The risks are different for different employees in the same company and for employees in other companies or activities. To give you an idea of what you as an employee can discuss with your employer we´ll explain to you the principles of preventive action:
- Avoiding risks: The best way to do this is to stop the activity, but the feasibility of this measure may be limited.
- Assess risks that cannot be avoided: Combat risks at source.
- Adapt the job to the person: Adapt the job to the person rather than adapting the person to the job.
- Consider the evolution of technology: The evolution of technology can lead to the appearance of new machines, substances, tools, methods, etc., which make it possible to carry out work in a more comfortable and safer way for employees.
- Substitute the dangerous: Replace dangerous elements with others that pose little or no danger. A very frequent application of this principle can be seen in the continuous elimination of lead as a pigment in paints and the substitution of solvent-based paints for water-based paints.
- Planning prevention: To this end, a coherent whole must be sought which integrates technology, work organisation, working conditions, social relations and the influence of environmental factors on work.
- Put collective protection before individual protection: Take appropriate measures. Any addition to a person’s normal clothing is a source of discomfort and personal protective equipment should therefore be avoided.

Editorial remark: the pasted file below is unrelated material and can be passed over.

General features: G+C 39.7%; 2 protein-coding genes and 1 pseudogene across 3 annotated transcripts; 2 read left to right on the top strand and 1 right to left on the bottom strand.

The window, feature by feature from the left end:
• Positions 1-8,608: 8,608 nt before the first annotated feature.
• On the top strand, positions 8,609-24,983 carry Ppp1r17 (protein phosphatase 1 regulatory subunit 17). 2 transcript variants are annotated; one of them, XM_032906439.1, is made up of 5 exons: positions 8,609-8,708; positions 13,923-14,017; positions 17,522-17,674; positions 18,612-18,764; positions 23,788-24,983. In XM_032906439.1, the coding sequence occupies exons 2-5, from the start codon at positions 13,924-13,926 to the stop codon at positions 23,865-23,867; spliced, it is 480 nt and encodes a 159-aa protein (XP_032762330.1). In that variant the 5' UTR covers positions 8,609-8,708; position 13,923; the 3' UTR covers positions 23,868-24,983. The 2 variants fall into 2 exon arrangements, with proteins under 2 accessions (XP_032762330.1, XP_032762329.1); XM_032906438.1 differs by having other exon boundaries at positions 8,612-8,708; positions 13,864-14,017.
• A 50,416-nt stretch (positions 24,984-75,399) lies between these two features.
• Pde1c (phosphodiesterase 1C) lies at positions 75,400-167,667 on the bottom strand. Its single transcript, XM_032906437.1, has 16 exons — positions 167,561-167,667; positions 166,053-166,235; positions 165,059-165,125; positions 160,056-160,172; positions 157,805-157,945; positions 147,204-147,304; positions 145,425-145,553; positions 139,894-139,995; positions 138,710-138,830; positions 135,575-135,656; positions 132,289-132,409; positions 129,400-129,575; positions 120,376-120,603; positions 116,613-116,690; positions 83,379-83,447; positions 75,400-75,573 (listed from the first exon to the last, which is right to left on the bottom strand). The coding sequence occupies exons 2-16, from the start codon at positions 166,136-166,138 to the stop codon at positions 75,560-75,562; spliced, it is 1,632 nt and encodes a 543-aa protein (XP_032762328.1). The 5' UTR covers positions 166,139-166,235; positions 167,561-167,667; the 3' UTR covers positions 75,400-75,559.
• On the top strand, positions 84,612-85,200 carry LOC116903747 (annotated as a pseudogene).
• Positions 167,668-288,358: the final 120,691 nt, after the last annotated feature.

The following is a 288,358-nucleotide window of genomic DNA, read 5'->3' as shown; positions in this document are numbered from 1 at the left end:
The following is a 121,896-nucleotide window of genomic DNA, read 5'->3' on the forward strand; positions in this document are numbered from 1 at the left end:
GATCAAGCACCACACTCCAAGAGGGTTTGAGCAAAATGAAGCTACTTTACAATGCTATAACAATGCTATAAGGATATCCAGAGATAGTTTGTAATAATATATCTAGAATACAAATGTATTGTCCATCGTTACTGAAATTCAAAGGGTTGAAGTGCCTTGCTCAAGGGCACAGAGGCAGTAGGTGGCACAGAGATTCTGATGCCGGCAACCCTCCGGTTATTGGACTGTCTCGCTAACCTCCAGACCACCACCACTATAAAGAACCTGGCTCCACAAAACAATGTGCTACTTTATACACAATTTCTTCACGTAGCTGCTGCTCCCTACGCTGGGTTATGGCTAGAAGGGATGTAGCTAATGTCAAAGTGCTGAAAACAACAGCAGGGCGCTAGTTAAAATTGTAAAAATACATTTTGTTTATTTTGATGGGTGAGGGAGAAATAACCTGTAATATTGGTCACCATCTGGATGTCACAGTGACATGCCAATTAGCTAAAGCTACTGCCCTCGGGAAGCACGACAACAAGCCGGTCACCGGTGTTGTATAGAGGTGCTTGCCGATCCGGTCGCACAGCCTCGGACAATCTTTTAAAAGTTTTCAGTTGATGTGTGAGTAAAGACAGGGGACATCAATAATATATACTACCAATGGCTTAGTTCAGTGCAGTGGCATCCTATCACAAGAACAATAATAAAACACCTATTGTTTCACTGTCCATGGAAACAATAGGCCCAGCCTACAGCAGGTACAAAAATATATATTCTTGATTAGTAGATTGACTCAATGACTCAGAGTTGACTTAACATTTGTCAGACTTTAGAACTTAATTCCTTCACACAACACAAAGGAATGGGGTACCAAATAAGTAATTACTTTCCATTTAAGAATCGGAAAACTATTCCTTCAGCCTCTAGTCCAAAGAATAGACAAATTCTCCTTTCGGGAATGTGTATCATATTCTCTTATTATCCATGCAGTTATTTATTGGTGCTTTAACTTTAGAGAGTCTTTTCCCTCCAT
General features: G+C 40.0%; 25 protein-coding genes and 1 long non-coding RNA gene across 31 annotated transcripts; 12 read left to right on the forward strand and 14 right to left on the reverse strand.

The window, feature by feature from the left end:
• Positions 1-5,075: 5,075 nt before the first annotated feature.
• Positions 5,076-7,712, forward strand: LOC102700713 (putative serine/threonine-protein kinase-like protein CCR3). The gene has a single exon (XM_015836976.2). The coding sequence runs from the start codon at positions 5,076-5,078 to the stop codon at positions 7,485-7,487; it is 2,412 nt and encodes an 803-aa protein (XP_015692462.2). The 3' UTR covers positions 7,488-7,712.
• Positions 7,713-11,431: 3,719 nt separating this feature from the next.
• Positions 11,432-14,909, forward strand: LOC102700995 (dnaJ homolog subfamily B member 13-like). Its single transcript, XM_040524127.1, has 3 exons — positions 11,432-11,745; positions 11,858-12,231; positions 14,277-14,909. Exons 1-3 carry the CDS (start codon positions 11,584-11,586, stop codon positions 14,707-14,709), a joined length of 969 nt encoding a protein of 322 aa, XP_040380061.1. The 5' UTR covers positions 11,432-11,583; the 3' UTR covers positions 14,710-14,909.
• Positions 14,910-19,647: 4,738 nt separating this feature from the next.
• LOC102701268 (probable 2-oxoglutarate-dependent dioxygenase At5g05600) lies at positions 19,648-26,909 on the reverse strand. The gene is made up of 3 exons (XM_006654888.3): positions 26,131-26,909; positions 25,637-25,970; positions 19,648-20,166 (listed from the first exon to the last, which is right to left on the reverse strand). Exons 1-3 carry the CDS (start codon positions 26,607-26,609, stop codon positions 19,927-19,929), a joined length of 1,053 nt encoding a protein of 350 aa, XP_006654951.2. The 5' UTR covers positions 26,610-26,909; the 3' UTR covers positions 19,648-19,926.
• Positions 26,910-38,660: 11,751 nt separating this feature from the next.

- Instruct workers properly: If workers are told what to do without being told how to do it safely, the instruction is insufficient.
- When assigning tasks, take into account the health and safety capabilities of the workers. The employer shall consider the knowledge, physical and mental condition of workers when assigning tasks.
- Restricted access to areas of serious and specific risk: Only persons who have the necessary information and training to know how to act may have access to these areas.
- Anticipate distractions or non-recklessness that may be committed by the worker in order to adopt the most effective preventive measures. For the safe design of workstations, it is essential to consider involuntary movements, reflex movements, distractions or imprudence that may be committed by workers.
- Avoid the greatest risk: The preventive measures adopted must not pose a greater risk than the one they are intended to avoid.
The responsibility for carrying out preventive actions lies with the employer, for which they shall adopt one of the methods of organising resources provided for in the regulations in force. In addition, the employer must have the consultation and participation of the workers, for which, beforehand, they must ensure that they are properly trained. But you as an employee are also responsible: employees must be aware of the risks to their health and safety posed by the environment in which they work and the measures they must take to avoid them. For this reason, they must receive theoretical and practical training on the general and specific risks and the preventive measures to be adopted in their workplace.
The prevention regulations also establish the participation of workers in all those aspects that concern their health and safety at work, and a figure for their representation: the prevention delegates.
If you are suffering from any physical issues cause during work or outside of work, please do not hesitate to connect to a doctor. Through the telemedicine portal you have online access to a doctor within hours directly by phone or by planning a video consultation.